Let’s Talk About Whatever It Is ESPN Radio Is Doing

Yesterday, ESPN Radio announced a new lineup ready to be unveiled in August. If you’re a sports talk radio nerd like me, this is big news. And while this entire blog is entirely my own biased opinion, I feel it does carry some merit with the decade-plus I’ve spent in the industry on both the local and national levels. If that last sentence sounded a bit too douchey and self-important, that’s because I spent the last decade-plus in the industry on both the local and national levels.

SOURCE ESPN Radio will unveil a powerful new weekday lineup beginning Monday, Aug. 17, featuring signature, multi-platform personalities, all of whom either currently work on or previously hosted shows on ESPN Radio.

Mike Greenberg, who co-hosted one of the most successful sports talk radio shows in history for 18 years, will return to host The Mike Greenberg Show from noon-2 p.m. ET.

Here’s a look at their new weekday lineup after August 17th:

Image via Awful Announcing.

First off, I haven’t been able to find a single good explanation as to why ESPN is taking an hour away from one of the nation’s top-rated programs in the country, The Dan Le Batard Show with Stugotz. I know too much of a good thing is a bad thing, less is more, blah blah blah. But not in this case. This is the one show on ESPN Radio that I’d put up against any show on Fox Sports Radio. At the end of the day, sports talk radio is part of the entertainment industry, and many people fail to understand that the ratings follow the most entertaining programs, which is ironic considering the first letter of ESPN’s acronym.

But the show isn’t all grab ass. You know how comedians a lot of times are better dramatic actors than most actors? The same applies with Le Batard’s show. Sure, it may be a funny, self-aware, and self-deprecating clown house, but they have some of the most insightful conversations I’ve ever heard on radio. I may not agree with Dan Le Batard on all political and/or social stances he takes, but I respect the hell out of the discussion they conduct and the opinions they cultivate from guests.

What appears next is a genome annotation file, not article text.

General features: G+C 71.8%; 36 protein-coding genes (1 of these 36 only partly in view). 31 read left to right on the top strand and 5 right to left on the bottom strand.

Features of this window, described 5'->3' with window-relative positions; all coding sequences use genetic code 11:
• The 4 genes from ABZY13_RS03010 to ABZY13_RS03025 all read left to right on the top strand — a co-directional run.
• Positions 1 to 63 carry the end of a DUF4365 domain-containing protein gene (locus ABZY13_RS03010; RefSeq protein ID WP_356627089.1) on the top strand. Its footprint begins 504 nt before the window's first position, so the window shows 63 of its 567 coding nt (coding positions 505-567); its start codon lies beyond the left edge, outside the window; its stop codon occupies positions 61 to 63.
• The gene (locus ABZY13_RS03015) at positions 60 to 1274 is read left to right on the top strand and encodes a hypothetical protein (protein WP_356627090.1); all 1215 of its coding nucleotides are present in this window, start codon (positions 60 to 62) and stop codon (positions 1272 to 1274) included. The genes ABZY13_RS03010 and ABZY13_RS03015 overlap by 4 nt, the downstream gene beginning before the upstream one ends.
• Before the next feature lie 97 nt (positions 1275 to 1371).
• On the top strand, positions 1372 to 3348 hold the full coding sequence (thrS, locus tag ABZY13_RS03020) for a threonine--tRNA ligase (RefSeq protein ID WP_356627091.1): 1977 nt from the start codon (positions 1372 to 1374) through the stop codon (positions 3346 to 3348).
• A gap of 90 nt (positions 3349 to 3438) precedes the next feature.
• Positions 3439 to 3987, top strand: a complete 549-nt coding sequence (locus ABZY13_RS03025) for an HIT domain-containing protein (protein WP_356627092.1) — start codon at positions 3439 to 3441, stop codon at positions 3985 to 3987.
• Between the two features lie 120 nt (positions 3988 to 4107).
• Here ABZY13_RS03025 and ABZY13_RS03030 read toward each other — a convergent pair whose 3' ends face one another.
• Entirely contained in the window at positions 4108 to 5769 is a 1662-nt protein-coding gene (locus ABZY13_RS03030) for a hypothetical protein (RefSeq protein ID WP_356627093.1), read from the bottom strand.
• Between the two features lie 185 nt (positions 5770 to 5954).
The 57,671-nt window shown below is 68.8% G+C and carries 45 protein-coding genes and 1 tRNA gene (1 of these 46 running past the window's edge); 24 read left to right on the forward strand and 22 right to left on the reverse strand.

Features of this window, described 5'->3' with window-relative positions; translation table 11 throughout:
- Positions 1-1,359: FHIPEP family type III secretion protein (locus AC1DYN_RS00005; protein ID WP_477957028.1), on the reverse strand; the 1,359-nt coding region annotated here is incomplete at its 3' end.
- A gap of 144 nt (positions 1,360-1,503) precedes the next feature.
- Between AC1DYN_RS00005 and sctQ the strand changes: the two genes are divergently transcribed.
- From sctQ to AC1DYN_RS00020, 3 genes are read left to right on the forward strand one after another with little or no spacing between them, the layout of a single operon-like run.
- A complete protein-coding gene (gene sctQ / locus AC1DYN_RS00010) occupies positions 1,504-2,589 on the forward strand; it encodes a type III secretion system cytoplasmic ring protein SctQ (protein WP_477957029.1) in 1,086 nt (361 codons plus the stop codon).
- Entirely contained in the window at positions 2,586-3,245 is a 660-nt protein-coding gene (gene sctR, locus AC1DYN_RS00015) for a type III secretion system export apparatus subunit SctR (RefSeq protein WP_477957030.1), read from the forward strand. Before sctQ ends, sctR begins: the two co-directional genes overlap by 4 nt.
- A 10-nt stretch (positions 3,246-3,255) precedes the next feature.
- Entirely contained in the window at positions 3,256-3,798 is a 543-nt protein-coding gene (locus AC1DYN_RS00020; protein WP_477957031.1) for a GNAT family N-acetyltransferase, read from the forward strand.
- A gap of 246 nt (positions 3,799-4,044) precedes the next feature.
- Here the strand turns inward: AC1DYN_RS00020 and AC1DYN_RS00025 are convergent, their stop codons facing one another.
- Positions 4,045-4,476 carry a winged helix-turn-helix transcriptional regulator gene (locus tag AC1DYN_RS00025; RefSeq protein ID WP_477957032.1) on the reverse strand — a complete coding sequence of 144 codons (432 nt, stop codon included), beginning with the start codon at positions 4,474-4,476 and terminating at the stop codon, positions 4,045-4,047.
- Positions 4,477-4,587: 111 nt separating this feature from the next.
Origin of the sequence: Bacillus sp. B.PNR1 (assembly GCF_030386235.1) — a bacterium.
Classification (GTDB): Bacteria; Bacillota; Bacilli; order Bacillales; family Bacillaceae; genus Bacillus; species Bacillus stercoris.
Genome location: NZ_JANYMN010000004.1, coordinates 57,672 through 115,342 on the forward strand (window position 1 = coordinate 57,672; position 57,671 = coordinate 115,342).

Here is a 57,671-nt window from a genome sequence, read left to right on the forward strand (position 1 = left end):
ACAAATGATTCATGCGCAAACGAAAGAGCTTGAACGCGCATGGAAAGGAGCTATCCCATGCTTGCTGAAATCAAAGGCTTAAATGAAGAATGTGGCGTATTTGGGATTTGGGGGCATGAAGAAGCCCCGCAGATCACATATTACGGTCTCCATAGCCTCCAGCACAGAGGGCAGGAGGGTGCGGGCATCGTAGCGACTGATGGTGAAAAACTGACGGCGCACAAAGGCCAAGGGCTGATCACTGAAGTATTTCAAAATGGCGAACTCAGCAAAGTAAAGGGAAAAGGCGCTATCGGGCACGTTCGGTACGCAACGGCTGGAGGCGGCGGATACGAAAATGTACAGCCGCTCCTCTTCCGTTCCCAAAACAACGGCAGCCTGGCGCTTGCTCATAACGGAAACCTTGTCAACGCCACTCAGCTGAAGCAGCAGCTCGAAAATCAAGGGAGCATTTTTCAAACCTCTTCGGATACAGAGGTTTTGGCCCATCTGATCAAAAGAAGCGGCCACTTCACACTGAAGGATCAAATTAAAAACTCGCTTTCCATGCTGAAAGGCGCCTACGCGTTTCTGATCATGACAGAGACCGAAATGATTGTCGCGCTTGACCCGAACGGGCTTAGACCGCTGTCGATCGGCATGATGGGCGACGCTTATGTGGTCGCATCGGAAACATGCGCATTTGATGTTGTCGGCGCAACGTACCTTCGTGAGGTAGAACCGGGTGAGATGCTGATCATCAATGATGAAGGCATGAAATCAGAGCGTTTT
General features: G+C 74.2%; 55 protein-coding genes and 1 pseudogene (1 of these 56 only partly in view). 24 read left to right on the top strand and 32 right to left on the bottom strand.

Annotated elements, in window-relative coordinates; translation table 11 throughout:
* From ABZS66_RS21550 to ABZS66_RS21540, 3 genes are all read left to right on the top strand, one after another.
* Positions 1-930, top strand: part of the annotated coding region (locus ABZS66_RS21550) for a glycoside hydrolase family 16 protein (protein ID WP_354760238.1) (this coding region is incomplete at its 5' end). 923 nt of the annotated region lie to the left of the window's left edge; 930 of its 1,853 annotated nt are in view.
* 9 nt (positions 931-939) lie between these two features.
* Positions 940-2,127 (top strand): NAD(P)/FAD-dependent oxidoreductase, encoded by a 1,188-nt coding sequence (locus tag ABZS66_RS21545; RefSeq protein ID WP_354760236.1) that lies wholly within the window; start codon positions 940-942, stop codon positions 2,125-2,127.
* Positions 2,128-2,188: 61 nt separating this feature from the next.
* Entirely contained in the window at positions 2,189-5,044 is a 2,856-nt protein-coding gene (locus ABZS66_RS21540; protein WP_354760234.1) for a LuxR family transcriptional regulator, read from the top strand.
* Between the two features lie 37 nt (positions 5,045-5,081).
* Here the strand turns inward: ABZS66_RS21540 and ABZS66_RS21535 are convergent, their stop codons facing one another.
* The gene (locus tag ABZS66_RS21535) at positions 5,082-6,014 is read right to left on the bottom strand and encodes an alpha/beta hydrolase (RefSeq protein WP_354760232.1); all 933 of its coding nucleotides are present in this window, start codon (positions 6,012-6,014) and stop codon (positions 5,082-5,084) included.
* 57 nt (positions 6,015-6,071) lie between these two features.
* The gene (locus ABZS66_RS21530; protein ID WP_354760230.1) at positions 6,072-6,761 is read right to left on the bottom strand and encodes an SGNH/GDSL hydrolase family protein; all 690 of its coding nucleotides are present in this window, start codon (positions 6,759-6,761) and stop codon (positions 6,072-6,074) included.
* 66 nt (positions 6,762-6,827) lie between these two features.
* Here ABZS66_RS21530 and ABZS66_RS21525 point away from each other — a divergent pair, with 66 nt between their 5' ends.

So why would ESPN try to limit that more?

Furthermore, if you see success in one area, I can’t understand why you wouldn’t try and replicate it? Le Batard is the most entertaining show on ESPN Radio, and instead of trying to find talent and/or formats to match that, they cut his show by an hour to make room for four hours of one of their least interesting NFL analysts, Keyshaun Johnson. I don’t mind Keyshaun breaking down the NFL, but I can’t imagine anyone I’d rather hear less from when it comes to Major League Baseball or the Stanley Cup Final. I’m already turning my radio dial (And radios haven’t had dials for at least 15 years). I understand that giant corporations need to go green to reduce their carbon footprint, but they don’t need to reduce, reuse, and recycle their talent.

And it’s not like ESPN doesn’t have the young, entertaining talent. I know she just took the NFL Live gig, but people like Mina Kimes (a person who springboard in to success in large part thanks to Dan Le Batard) are the ones they need to be building around. And to ESPN’s credit, they have – by making Kimes the host of their ESPN Daily podcast and now the NFL Live gig. But there should be more of that. The most successful and biggest growing companies in this ever-changing industry are the ones who have been proactive in their ability to find, sign, and further develop talent. Say what you want about The Ringer or Barstool, but they’ve built all-star lineups of talent that are built for sustainable success for the long run. Not recycling more Mike Greenburg, who’s ESPN career is older than the 1998 Winter Olympic Games in Nagano.